Why Marriott’s timeshare segment spun off

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Marriott’s timeshare segment

Marriott completed the spinoff of its timeshare segment to Marriott Vacations Worldwide Corporation (or MVW) in 2011. Timesharing, or vacation ownership, is a method of getting the right to use a vacation property—like a hotel or resort—for a pre-specified time period. The property is available at a fraction of the purchase cost. Click here to learn more about timesharing or vacation ownership. MVW is now operating as an independent company.

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A spinoff is sale of an existing business or division by a parent company. Less productive, unrelated subsidiary businesses or mature businesses are sold so that the company can focus on products and divisions with higher growth prospects.

The new structure should allow Marriott to focus on its core lodging and franchise business. After the spinoff, Marriott no longer includes the timeshare as a separate segment under its consolidated financial statements. The spinoff resulted in a $177 million operating loss in 2011.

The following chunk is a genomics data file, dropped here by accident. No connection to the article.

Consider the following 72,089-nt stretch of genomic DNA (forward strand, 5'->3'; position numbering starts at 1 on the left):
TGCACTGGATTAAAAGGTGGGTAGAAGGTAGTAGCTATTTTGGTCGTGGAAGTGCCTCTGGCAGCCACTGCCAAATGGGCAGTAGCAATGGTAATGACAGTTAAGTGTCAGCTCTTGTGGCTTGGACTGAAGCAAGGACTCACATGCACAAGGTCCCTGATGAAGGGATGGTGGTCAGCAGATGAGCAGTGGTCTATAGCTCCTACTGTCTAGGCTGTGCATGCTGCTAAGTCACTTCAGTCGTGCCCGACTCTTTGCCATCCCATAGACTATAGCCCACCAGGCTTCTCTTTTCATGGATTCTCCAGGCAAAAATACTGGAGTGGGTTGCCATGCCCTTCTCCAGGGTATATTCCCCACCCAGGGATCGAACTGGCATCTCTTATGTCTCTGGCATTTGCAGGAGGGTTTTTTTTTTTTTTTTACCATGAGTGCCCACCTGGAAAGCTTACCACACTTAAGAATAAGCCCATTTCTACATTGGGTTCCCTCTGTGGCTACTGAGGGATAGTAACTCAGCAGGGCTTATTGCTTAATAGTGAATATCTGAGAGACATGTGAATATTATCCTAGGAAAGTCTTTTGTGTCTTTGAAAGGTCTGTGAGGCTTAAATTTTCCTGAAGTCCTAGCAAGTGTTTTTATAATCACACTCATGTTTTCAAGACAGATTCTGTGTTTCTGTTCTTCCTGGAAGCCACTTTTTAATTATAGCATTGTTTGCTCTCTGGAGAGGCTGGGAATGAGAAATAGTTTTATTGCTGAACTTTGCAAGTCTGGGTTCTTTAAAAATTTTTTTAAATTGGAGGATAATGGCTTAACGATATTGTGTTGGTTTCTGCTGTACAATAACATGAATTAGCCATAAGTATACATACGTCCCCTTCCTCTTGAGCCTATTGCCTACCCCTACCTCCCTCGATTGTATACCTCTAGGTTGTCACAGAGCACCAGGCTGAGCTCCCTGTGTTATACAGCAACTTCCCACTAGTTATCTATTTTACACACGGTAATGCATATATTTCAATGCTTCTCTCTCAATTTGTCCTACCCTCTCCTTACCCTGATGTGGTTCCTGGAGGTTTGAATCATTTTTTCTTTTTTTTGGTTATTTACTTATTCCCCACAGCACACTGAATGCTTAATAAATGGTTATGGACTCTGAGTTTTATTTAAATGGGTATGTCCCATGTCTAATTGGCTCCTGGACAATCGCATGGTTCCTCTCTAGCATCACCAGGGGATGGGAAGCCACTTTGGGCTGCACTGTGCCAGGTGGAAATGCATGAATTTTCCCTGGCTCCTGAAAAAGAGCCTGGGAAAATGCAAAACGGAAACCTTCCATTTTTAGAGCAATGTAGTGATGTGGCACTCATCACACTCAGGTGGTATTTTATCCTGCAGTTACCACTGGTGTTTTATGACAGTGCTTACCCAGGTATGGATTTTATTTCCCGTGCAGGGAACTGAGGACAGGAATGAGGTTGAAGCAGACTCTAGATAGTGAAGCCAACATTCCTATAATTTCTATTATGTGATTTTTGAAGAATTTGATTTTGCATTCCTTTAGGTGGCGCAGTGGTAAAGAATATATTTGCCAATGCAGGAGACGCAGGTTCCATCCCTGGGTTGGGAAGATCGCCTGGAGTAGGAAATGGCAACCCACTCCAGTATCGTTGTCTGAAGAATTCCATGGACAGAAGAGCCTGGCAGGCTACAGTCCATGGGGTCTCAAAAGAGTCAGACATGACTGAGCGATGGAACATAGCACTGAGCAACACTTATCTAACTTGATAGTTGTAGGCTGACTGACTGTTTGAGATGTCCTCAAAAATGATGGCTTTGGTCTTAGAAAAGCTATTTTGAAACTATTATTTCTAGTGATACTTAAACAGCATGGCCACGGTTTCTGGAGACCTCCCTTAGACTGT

License agreement with MVW

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MVW still has license agreements with Marriott—even after the spinoff. MVW develops and operates timeshare and related products under the Marriott brand and Ritz-Carlton brand. The brands licensed to MVW include Marriott Vacation Club, Grand Residences by Marriott, The Ritz-Carlton Residence Club, and The Ritz-Carlton Residences.

Marriott’s (MAR) competitors’ timeshare brands include Hilton’s (HLT) Hilton Grand Vacation, Starwood’s (or HOT) Starwood Vacation Ownership, Hyatt’s (H) Hyatt Residence, and Wyndham’s (WYN) Wyndham Vacation resorts.

Marriott receives a license fee—a fixed amount of $50 million. It also gets 2% on the sale price received from the sale of vacation ownership units and residential real estate units. It gets 1% for the resale of such units.

Franchising versus licensing

The franchisor assists the franchisee with branding and marketing. The franchisor also maintains considerable control over business operations. Under a licensing agreement, the company that sells licenses—to use its brand or intellectual property—only has control of how its IP is used. It doesn’t have control over the licensee’s business operations.

Investors can gain access to hotel companies through exchange-traded funds (or ETFs) like the Consumer Discretionary Select Sector SPDR Fund (XLY) and the PowerShares Dynamic Leisure & Entertainment Portfolio (or PEJ).

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